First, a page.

A trial of etirinotecan pegol for advanced ovarian cancer that is resistant to platinum drugs

Cancer type:

Ovarian cancer

Status:

Results

Phase:

Phase 2

This trial looked at a drug called etirinotecan pegol (also known as NKTR-102) for women with ovarian cancer. The trial was for women with

Their cancer had come back despite having other treatment and could not be removed with surgery.

These cancers are all treated in the same way, so when we use the term ovarian cancer in this summary, we are referring to all 3.

Doctors usually treat ovarian cancer with surgery followed by chemotherapy. The chemotherapy drugs they most commonly use are platinum drugs such as carboplatin. If the cancer gets worse or comes back within 6 months of finishing this type of treatment, it is called platinum resistant ovarian cancer.

Platinum resistant ovarian cancer is difficult to treat. You may have a drug called liposomal doxorubicin, but the cancer may still continue to grow.

In this trial, researchers were looking at a drug called etirinotecan pegol. It is made by joining the chemotherapy drug irinotecan with another substance called a glycol. This process is called pegylation. It helps to keep irinotecan circulating for longer. So you may get more benefit from the drug without having a higher dose.

The aims of the trial were to see if etirinotecan pegol was safe and if it helped women with platinum resistant advanced ovarian cancer.

Summary of results

The trial team found that etirinotecan pegol was safe and did help women with platinum resistant advanced ovarian cancer.  

This was a phase 2 trial. It was a randomised trial and recruited 71 women. They were put into 1 of 2 treatment groups. Neither they nor their doctor chose which group they were in. Everyone in the trial had the study treatment.

  • 36 women had etirinotecan pegol once a week every 2 weeks
  • 35 women had etirinotecan pegol once a week every 3 weeks

The average length of time before their cancer started to grow again was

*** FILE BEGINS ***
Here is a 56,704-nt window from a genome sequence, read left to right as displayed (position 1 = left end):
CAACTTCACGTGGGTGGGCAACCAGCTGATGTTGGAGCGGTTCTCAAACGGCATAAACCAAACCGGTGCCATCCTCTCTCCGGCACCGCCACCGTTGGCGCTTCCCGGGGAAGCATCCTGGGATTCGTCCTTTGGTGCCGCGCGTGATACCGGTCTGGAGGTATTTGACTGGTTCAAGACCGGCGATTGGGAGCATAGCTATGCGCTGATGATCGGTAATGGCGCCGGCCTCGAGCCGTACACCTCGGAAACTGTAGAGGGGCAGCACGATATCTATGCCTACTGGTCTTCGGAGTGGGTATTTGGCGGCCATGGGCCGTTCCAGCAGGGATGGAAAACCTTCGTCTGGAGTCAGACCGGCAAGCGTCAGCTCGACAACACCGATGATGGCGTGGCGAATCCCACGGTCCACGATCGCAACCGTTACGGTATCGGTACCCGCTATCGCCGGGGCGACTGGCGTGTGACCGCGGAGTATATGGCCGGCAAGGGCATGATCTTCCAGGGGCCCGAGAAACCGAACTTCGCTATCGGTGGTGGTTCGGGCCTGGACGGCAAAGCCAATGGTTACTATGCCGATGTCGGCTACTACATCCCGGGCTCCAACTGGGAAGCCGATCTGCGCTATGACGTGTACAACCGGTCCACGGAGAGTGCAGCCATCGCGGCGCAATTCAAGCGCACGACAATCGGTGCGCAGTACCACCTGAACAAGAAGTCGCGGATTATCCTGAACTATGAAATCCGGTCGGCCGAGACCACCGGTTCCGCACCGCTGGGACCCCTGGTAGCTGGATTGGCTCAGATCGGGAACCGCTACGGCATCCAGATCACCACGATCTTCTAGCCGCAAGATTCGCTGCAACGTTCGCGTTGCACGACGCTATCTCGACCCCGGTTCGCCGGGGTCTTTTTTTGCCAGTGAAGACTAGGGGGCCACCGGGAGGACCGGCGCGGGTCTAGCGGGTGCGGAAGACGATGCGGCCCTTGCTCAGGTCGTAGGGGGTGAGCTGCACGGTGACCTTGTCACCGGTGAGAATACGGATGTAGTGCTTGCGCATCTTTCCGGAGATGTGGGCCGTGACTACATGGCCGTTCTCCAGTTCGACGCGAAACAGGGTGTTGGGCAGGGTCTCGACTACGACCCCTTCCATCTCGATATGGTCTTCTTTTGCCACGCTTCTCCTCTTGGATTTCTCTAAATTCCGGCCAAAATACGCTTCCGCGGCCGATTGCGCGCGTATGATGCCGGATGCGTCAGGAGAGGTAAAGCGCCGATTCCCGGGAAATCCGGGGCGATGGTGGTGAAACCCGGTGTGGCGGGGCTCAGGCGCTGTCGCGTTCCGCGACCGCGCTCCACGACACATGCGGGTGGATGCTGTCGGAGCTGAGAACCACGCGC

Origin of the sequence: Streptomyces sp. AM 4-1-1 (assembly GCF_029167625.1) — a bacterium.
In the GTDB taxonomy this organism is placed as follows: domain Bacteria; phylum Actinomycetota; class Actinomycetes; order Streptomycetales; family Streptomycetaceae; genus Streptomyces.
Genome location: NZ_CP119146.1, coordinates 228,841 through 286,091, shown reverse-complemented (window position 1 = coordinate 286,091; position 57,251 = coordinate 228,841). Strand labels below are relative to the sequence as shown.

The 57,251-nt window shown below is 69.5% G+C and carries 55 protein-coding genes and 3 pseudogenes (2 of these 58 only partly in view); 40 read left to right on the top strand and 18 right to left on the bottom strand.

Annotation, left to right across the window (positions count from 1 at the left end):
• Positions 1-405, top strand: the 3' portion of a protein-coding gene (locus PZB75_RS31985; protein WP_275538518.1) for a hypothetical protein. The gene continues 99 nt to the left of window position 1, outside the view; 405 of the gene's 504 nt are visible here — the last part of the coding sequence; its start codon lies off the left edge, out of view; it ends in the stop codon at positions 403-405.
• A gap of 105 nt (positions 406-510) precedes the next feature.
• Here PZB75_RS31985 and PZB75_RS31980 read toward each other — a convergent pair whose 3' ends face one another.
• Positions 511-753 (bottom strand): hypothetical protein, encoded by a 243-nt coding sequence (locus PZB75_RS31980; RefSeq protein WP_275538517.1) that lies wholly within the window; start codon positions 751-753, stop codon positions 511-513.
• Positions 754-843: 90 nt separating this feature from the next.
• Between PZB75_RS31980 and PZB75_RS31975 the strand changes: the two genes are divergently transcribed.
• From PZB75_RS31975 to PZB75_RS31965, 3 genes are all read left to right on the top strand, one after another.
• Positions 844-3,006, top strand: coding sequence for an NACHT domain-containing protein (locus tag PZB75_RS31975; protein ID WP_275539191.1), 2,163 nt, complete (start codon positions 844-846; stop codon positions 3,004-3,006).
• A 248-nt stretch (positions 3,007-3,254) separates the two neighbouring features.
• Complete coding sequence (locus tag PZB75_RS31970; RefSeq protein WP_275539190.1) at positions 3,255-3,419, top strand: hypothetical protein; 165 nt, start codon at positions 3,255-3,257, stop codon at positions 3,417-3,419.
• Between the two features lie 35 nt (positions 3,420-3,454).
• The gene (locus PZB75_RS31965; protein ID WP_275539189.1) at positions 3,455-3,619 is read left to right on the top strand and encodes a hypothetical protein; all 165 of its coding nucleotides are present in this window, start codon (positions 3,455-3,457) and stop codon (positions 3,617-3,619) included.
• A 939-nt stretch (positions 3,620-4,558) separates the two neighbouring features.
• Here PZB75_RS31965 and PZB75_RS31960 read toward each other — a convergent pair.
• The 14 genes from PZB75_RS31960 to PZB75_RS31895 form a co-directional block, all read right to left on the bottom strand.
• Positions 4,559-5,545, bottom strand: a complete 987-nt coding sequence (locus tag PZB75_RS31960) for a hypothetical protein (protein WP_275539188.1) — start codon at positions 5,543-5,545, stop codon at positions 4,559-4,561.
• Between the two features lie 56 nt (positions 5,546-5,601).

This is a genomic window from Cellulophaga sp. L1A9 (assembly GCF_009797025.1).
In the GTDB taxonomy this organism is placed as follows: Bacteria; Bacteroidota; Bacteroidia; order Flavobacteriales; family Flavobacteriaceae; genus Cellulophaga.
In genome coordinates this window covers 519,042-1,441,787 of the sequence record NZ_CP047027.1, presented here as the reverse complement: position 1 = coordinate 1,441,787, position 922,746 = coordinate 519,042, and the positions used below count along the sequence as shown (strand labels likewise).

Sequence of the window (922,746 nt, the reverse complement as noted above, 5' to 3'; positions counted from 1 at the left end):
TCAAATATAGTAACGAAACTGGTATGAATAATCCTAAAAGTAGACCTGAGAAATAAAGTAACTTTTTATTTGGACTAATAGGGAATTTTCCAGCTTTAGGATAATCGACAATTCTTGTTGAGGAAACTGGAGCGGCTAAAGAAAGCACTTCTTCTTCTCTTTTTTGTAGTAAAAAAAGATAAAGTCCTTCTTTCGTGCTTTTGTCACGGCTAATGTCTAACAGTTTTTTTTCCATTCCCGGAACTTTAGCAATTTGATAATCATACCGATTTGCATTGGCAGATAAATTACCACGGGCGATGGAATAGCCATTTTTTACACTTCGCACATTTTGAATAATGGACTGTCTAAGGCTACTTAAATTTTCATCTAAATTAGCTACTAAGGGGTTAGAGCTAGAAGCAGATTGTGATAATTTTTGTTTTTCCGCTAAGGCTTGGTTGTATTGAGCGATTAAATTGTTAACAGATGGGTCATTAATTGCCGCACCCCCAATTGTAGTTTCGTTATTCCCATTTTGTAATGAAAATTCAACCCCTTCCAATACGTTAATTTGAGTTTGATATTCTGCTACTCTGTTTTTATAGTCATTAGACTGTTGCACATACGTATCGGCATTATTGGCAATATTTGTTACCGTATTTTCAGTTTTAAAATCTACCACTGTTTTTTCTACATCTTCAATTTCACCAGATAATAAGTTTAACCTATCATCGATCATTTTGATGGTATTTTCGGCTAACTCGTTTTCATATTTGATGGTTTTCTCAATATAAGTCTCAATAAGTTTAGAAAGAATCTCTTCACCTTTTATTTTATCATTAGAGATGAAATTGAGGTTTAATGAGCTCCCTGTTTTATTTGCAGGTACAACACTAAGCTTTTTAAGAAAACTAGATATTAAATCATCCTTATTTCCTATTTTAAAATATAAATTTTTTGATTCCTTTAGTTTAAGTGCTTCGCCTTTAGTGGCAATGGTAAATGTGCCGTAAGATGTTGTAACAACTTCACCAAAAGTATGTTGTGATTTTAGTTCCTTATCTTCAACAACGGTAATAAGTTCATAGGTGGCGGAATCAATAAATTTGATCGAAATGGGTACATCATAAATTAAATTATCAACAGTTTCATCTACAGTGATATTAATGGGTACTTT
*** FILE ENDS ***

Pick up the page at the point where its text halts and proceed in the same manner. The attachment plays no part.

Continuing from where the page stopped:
• Just over 4 months for those women who had etirinotecan pegol every 2 weeks
  • Just over 5 months for those women who had etirinotecan pegol every 3 weeks

The average overall length of time that the women lived was

  • 10 months for those who had etirinotecan pegol every 2 weeks
  • 11½ months for those who had etirinotecan pegol every 3 weeks

The women who had etirinotecan pegol every 3 weeks had fewer side effects.

The most common side effects were diarrhoea and dehydration.

The trial team concluded that etirinotecan pegol helped women who had platinum resistant ovarian cancer. Having etirinotecan pegol every 3 weeks had fewer side effects and this is the preferred way to give it for future studies.    

We have based this summary on information from the team who ran the trial. The information they sent us has been reviewed by independent specialists (peer reviewed) and published in a medical journal. The figures we quote above were provided by the trial team. We have not analysed the data ourselves.

Recruitment start:

Recruitment end:

How to join a clinical trial

Please note: In order to join a trial you will need to discuss it with your doctor, unless otherwise specified.

Please note - unless we state otherwise in the summary, you need to talk to your doctor about joining a trial.

Chief Investigator

Professor Nick Reed
Professor Hilary Calvert

Supported by

Experimental Cancer Medicine Centre (ECMC)
NIHR Clinical Research Network: Cancer
Nektar Therapeutics

Questions about cancer? Contact our information nurses

Freephone 0808 800 4040

Last review date

CRUK internal database number:

Oracle 5711

Please note - unless we state otherwise in the summary, you need to talk to your doctor about joining a trial.

Charlie took part in a trial to try new treatments

A picture of Charlie

“I think it’s really important that people keep signing up to these type of trials to push research forward.”

Last reviewed:

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